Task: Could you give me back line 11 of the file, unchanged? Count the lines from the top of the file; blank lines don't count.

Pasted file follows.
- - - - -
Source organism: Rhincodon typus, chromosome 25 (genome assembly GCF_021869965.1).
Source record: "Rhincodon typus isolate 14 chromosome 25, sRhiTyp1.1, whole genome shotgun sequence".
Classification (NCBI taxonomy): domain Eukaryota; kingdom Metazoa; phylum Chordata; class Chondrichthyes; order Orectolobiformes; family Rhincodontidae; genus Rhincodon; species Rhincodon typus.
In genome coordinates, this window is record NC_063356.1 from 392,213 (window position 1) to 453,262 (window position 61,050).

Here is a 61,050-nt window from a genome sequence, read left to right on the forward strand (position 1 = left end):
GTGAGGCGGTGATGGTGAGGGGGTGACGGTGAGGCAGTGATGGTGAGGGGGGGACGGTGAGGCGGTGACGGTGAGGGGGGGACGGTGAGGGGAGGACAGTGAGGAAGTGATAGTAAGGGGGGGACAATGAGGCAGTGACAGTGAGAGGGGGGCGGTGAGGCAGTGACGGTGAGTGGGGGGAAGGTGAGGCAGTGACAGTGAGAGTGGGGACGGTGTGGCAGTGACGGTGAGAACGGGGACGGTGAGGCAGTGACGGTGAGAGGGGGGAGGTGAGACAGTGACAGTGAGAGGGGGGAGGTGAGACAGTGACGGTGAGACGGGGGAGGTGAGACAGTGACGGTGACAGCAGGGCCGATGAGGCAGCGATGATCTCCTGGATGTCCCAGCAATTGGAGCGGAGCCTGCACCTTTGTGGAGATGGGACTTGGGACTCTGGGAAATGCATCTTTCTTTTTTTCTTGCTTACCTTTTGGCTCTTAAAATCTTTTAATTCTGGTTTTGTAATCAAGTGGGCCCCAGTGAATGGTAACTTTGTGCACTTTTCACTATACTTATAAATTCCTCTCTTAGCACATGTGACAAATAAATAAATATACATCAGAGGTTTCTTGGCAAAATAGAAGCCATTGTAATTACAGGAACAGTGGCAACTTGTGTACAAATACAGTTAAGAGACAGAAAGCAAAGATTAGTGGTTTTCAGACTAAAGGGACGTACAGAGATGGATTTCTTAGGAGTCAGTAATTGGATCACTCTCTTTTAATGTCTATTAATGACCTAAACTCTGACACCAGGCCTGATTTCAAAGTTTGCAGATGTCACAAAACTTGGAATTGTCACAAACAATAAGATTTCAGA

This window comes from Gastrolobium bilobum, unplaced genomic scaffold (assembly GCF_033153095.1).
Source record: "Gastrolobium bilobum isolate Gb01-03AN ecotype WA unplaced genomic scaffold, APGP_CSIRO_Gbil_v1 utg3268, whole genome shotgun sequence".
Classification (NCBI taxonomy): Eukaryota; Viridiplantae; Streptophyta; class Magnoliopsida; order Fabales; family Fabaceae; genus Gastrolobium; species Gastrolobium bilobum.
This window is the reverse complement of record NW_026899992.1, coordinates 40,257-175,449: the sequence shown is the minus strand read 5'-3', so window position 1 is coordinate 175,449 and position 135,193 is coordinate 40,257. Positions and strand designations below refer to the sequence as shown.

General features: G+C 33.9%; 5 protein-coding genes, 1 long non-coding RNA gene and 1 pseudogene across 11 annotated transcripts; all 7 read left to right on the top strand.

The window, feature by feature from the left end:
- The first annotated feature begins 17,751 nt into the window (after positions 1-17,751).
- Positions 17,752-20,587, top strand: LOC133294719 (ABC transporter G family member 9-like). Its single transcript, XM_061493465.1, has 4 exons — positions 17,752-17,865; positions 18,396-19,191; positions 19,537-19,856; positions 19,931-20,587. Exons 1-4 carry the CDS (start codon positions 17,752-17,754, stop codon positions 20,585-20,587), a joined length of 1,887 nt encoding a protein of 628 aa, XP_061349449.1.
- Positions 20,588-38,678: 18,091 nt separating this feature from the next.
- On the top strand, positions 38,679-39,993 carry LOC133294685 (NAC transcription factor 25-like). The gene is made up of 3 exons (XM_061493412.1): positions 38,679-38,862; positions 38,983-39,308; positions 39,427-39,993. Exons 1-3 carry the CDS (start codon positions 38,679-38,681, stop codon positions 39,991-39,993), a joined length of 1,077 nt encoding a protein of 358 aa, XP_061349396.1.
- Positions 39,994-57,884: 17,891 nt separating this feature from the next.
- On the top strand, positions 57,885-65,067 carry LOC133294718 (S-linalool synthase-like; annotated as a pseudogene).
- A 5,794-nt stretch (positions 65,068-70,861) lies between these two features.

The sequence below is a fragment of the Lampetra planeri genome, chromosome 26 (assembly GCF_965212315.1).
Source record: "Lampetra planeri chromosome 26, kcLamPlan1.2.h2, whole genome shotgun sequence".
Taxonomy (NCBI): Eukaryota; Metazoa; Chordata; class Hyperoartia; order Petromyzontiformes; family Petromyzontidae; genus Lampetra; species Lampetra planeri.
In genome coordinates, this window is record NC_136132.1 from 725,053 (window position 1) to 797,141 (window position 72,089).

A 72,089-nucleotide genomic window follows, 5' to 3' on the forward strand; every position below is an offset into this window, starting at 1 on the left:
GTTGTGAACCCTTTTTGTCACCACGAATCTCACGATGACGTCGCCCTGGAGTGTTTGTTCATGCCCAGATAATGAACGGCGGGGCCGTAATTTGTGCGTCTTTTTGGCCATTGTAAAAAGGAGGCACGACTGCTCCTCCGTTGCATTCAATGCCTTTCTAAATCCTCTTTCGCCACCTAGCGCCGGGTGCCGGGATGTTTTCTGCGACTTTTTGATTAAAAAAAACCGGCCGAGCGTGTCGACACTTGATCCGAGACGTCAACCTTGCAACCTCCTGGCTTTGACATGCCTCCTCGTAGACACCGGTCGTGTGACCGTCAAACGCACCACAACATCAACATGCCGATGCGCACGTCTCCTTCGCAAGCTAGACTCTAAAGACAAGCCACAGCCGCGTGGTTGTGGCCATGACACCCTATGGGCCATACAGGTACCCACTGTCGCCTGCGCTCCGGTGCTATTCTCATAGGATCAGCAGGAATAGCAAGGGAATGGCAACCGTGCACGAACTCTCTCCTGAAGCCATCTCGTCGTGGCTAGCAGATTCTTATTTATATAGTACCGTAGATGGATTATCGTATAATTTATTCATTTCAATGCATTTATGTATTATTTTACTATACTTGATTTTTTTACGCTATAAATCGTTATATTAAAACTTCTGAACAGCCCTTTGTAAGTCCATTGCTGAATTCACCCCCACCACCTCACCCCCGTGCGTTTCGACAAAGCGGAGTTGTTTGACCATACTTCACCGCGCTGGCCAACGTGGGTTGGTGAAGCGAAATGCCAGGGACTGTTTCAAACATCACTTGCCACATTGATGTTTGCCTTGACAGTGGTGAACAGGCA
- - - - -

General features: G+C 33.9%; 5 protein-coding genes, 1 long non-coding RNA gene and 1 pseudogene across 11 annotated transcripts; all 7 read left to right on the top strand.